Again, I love going to Cisco Live every year.  Without question, it’s my favorite event of the year.  It’s a great event with great people and great things to do.  With that said, let’s look at what could have been a bit better this year.

  • Seating – There was a terrible lack of seating around the convention center this year.  I spent a good part of the time standing around when I wasn’t in a session, which is not good for a lazy, fat guy like me.  We’re talking standing for 5 days here.  In the past, there have been plenty of places to sit throughout the event, so I don’t really know what happened here.
  • Logistics at the CAE – This happens every year.  You’re told to go in one gate at the CAE, but no one listens or your information is wrong; you wind up standing in line behind 18849298 people who were all behind you at one point.  Then you have to get your bag searched.  Then they take half your swag Continue reading

Cisco Live 2015 – Helping Others

Another year, another Cisco Live.  Boy, was it a good one.  San Diego is a great city, and convention center there is plenty big to take care of all 25k attendees.  On top of that, the city itself is equipped to handle groups of 40 roaming the streets looking for food and entertainment.

This year’s event had the usual stuff that everyone talks about – breakout session, keynotes, exams, etc. – but Cisco stepped outside of technology this year by helping others.

  • Stop Hunger Now Volunteer Space – Cisco partnered with Stop Hunger Now and set up a space where attendees could assemble meal kits to fight hunger worldwide.  I believe the final number was 100,656 kits assembled, which is a fantastic number.  I’m ashamed to say, though, that I missed this due to scheduling issues, but I’m proud of Cisco and the attendees for participating.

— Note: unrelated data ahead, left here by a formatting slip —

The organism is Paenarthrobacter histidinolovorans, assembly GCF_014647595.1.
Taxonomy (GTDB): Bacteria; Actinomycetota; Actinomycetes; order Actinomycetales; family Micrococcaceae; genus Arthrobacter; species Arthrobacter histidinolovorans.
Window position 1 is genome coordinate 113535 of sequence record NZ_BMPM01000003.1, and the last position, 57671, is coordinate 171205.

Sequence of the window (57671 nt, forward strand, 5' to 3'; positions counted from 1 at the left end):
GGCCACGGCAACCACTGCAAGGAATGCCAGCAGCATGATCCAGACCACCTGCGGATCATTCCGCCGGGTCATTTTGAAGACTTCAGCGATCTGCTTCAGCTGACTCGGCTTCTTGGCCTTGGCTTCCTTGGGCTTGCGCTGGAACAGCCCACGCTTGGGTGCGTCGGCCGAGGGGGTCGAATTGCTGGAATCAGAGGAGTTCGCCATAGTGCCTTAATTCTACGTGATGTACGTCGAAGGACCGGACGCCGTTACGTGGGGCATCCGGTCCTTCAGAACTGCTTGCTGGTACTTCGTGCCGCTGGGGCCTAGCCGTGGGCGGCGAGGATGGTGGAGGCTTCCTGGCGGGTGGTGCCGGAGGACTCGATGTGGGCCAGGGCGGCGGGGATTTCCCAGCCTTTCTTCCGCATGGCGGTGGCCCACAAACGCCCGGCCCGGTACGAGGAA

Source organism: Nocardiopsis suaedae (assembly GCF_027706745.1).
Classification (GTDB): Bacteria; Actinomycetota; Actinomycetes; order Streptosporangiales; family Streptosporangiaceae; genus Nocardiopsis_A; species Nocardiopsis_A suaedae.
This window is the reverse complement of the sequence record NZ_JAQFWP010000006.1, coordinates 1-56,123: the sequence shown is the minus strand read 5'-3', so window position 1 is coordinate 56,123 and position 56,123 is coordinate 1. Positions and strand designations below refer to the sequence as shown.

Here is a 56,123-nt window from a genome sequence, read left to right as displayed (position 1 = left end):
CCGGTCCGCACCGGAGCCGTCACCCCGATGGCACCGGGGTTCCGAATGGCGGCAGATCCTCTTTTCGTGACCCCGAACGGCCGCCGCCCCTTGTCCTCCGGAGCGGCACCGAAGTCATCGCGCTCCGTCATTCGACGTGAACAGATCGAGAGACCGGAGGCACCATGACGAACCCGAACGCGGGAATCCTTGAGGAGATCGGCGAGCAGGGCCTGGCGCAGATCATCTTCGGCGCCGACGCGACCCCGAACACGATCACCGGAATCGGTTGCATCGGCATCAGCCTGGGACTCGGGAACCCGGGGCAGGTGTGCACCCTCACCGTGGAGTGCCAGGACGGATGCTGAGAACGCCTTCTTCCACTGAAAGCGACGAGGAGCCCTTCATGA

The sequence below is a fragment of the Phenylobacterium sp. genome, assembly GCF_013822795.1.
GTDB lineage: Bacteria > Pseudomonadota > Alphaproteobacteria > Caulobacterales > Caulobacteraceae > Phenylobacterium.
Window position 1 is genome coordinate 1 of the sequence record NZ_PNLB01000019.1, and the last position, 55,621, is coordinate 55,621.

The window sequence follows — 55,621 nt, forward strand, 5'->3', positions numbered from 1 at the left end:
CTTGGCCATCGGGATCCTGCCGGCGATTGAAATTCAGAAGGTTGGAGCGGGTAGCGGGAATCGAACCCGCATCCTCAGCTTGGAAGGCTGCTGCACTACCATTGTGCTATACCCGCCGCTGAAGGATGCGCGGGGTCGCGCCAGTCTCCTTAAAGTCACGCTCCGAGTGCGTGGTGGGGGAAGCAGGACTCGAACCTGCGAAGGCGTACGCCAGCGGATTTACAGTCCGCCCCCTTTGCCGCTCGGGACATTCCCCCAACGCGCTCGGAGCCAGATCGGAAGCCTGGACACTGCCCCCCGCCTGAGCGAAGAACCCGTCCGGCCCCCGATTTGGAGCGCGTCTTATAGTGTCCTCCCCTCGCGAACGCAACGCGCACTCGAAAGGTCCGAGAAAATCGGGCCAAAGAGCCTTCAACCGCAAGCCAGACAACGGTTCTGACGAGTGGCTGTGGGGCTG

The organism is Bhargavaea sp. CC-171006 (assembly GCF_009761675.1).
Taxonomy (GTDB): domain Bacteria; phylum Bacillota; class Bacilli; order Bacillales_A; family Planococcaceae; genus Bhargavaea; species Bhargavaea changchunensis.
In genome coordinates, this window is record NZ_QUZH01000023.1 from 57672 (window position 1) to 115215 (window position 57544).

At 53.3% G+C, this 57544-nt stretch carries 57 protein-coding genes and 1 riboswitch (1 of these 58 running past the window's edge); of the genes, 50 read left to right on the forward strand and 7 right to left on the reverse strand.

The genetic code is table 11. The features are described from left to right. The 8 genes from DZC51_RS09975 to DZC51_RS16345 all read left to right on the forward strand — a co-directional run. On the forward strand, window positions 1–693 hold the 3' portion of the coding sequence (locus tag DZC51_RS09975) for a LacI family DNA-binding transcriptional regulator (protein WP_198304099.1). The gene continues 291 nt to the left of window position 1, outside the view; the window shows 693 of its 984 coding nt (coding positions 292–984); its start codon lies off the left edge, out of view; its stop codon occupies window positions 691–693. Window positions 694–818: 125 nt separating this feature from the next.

• Mike Rowe Works Foundation – The keynote speaker this year was Mike Rowe, whom most of us know from his TV show Dirty Jobs.  His foundation helps to support skilled labor movements in order to keep all jobs meaningful.  As part of his appearance, Cisco gave his foundation a nice check for $20,000 and promised another Continue reading

FEMA and Your Business Continuity Plan

I passed the ROUTE exam a few days/weeks/months/something ago and decided to pursue certifications of another sort for a while. The wife and I are trying our best to help the community through our ham radio training, so I decided to go down that path a bit further. One thing I was interested in doing is to do EmComm during declared emergencies. That meant I had to take two FEMA courses online to be allowed in the EOC. I thought they would be terribly boring, but I found them to be quite familiar.

The first course was on the Incident Command System (ICS). The main idea is that, in the event of an emergency of any kind or size, an Incident Commander (IC) is assigned to be responsible for the recovery effort.  This mean analysis of the incident, generating an action plan (a very key component), and execution of said plan. If the IC can complete the action plan by himself, then off he goes. If he or she needs some additional resources like people or equipment, then he or she is empowered to draft that help from any entity that’s involved.

Another one of the big points of ICS is Continue reading

Summary Post – Methods to Manipulate OSPF Costs

There are three ways to manipulate the interface cost in OSPF.  One is very direct, one changes the presentation of the interface, and the other changes the calculations for every interface.

Set the cost of the interface directly – Just give it the number you want.  Easy.  This is the number OSPF will use in the SPF calculations without doing any math on the interface.

R1(config-if)#ip ospf cost 8482